In Christopher, et al. v. SmithKline Beecham Corp., d/b/a GlaxoSmithKline, No. 11-204 (June 18, 2012), the Supreme Court held that pharmaceutical sales representatives qualify for the “outside salesman” exemption to the Fair Labor Standards Act and are, therefore, not entitled to overtime compensation for hours worked over 40 in a workweek.  Because representatives do not actually sell prescription drugs, but merely try to convince physicians in their assigned territory to write prescriptions in appropriate cases (a process called “detailing”), Plaintiffs argued that the outside sales exemption did not apply to them.  The DOL agreed and submitted an amicus brief, which argued that the exemption only applies where the employee actually transfers title to the property in question.

The Supreme Court disagreed with the DOL and affirmed the grant of summary judgment to Defendant. The Court held that deference was not required to the DOL position, because it amounted to “unfair surprise” in light of the longstanding industry practice of treating detailers as exempt and the massive amount of liability sought, and opined that the DOL stance was unpersuasive, because it was reached without public input and was contrary to the language of the FLSA.  The Court then focused on a functional inquiry of whether  the work of the detailers should qualify as sales, and found that the nonbinding commitments to prescribe drugs that the detailers obtained from physicians amounted to an “other disposition” of the property, in the context of the peculiar regulatory environment of the industry, so as to fall within the FLSA definition of sales.  In addition, the Court reasoned that the purpose of the FLSA exemption would be met by applying it to the pharmaceutical sales detailers, because the FLSA assumes that exempt employees earn well above the minimum wage, perform work that is difficult to standardize to a particular timeframe, and engage in activities that cannot be easily spread to other workers. The salesmen were not the type of workers that the FLSA was enacted to protect.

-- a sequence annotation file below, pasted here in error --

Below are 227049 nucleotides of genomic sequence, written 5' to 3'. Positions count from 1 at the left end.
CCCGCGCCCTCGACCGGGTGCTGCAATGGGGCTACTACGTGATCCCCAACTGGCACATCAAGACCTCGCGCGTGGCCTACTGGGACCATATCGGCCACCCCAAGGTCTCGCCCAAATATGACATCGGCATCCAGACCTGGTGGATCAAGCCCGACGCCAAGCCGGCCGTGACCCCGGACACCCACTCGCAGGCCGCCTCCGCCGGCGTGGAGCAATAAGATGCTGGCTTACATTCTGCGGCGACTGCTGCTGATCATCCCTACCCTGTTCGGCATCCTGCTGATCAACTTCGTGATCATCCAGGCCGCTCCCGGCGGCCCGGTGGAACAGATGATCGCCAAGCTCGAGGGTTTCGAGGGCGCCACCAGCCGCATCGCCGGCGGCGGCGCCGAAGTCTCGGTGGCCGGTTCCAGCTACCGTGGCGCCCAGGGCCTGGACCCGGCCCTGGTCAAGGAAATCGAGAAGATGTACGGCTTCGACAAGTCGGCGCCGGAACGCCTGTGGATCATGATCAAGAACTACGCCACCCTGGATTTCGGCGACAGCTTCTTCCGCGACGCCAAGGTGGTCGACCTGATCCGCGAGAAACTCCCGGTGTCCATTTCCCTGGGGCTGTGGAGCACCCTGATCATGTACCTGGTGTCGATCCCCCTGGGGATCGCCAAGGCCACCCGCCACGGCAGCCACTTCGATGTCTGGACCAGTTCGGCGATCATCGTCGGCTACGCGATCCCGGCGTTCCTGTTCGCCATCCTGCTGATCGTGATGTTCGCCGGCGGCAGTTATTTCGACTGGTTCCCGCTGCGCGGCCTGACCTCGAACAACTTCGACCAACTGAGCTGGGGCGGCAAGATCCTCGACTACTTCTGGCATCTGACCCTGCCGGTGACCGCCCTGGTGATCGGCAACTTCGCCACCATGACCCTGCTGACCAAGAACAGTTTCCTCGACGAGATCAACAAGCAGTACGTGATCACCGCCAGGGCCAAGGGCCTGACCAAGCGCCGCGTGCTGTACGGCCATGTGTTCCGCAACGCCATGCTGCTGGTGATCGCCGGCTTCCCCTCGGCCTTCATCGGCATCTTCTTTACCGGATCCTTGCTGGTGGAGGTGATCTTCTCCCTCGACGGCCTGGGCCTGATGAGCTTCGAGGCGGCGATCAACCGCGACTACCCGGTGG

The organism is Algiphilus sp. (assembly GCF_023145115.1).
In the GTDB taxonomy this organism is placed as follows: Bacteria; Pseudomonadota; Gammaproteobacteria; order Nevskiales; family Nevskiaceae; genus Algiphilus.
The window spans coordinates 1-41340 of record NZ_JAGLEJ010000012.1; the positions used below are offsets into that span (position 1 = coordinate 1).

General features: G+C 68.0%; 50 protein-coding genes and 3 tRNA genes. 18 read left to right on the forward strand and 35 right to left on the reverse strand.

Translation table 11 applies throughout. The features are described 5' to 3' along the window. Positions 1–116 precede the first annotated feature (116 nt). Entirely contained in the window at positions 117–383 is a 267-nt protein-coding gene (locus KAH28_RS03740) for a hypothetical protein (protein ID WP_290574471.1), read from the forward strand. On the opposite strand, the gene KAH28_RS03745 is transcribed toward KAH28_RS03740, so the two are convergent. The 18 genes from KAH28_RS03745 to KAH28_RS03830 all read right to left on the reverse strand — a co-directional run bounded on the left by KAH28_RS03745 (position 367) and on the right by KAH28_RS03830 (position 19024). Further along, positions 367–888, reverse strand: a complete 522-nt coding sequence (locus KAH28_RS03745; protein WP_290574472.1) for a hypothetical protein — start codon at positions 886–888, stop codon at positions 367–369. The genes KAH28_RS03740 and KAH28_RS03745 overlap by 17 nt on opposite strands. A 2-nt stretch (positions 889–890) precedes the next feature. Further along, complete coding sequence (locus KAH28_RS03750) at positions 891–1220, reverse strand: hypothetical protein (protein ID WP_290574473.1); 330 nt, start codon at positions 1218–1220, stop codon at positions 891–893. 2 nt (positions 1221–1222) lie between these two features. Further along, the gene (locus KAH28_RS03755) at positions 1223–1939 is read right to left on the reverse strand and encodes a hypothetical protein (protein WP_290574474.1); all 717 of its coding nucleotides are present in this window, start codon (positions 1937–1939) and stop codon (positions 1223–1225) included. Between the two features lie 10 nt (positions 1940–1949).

Three important points arise from this opinion for all employers: 1. because the DOL is expected to recognize the Court’s criticism, employers must remain vigilant in staying abreast of the latest DOL interpretations applicable to their industry; 2. in deciding whether an exemption applies, courts should employ a functional, rather than formulaic, analysis, which will allow employers in exemption cases to argue the particular realities applicable to their industry; and 3. defendants’ arguments that the employees in question are paid well above the minimum wage,  do not have a set work schedule and perform functions that cannot be assigned to other workers are entitled to careful consideration by a court when ruling on any exemption issue.